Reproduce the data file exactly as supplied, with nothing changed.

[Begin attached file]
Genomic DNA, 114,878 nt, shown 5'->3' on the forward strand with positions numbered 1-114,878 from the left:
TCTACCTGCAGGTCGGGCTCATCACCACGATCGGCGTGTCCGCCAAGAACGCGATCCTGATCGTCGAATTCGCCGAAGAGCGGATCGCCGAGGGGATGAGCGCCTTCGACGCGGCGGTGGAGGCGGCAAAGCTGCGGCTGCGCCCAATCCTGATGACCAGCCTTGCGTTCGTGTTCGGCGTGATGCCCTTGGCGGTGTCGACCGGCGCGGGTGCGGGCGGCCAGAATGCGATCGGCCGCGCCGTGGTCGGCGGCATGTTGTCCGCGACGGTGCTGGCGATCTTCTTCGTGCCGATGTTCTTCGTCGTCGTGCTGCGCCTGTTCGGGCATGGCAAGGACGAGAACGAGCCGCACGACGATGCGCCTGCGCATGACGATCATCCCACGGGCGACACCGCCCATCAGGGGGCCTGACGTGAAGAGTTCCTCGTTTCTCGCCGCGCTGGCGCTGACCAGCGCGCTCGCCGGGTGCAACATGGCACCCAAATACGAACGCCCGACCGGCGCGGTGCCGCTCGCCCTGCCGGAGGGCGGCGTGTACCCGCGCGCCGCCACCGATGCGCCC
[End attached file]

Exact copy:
Genomic DNA, 114,878 nt, shown 5'->3' on the forward strand with positions numbered 1-114,878 from the left:
TCTACCTGCAGGTCGGGCTCATCACCACGATCGGCGTGTCCGCCAAGAACGCGATCCTGATCGTCGAATTCGCCGAAGAGCGGATCGCCGAGGGGATGAGCGCCTTCGACGCGGCGGTGGAGGCGGCAAAGCTGCGGCTGCGCCCAATCCTGATGACCAGCCTTGCGTTCGTGTTCGGCGTGATGCCCTTGGCGGTGTCGACCGGCGCGGGTGCGGGCGGCCAGAATGCGATCGGCCGCGCCGTGGTCGGCGGCATGTTGTCCGCGACGGTGCTGGCGATCTTCTTCGTGCCGATGTTCTTCGTCGTCGTGCTGCGCCTGTTCGGGCATGGCAAGGACGAGAACGAGCCGCACGACGATGCGCCTGCGCATGACGATCATCCCACGGGCGACACCGCCCATCAGGGGGCCTGACGTGAAGAGTTCCTCGTTTCTCGCCGCGCTGGCGCTGACCAGCGCGCTCGCCGGGTGCAACATGGCACCCAAATACGAACGCCCGACCGGCGCGGTGCCGCTCGCCCTGCCGGAGGGCGGCGTGTACCCGCGCGCCGCCACCGATGCGCCC